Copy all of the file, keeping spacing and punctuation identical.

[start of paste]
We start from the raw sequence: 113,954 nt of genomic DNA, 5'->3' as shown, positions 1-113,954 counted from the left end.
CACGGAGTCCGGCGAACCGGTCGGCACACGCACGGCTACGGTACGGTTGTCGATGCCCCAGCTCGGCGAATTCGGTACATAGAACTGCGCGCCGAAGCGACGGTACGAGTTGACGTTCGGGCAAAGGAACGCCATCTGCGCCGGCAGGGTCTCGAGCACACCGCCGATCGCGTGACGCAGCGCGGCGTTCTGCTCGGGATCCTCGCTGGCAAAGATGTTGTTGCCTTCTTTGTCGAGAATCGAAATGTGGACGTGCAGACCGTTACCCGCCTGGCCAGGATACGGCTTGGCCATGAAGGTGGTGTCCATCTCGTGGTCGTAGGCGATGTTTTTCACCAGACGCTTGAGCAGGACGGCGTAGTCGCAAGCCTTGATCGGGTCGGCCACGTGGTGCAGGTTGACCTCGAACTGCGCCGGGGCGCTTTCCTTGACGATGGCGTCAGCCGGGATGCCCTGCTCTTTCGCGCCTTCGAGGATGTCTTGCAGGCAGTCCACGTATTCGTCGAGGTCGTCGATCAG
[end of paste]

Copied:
We start from the raw sequence: 113,954 nt of genomic DNA, 5'->3' as shown, positions 1-113,954 counted from the left end.
CACGGAGTCCGGCGAACCGGTCGGCACACGCACGGCTACGGTACGGTTGTCGATGCCCCAGCTCGGCGAATTCGGTACATAGAACTGCGCGCCGAAGCGACGGTACGAGTTGACGTTCGGGCAAAGGAACGCCATCTGCGCCGGCAGGGTCTCGAGCACACCGCCGATCGCGTGACGCAGCGCGGCGTTCTGCTCGGGATCCTCGCTGGCAAAGATGTTGTTGCCTTCTTTGTCGAGAATCGAAATGTGGACGTGCAGACCGTTACCCGCCTGGCCAGGATACGGCTTGGCCATGAAGGTGGTGTCCATCTCGTGGTCGTAGGCGATGTTTTTCACCAGACGCTTGAGCAGGACGGCGTAGTCGCAAGCCTTGATCGGGTCGGCCACGTGGTGCAGGTTGACCTCGAACTGCGCCGGGGCGCTTTCCTTGACGATGGCGTCAGCCGGGATGCCCTGCTCTTTCGCGCCTTCGAGGATGTCTTGCAGGCAGTCCACGTATTCGTCGAGGTCGTCGATCAG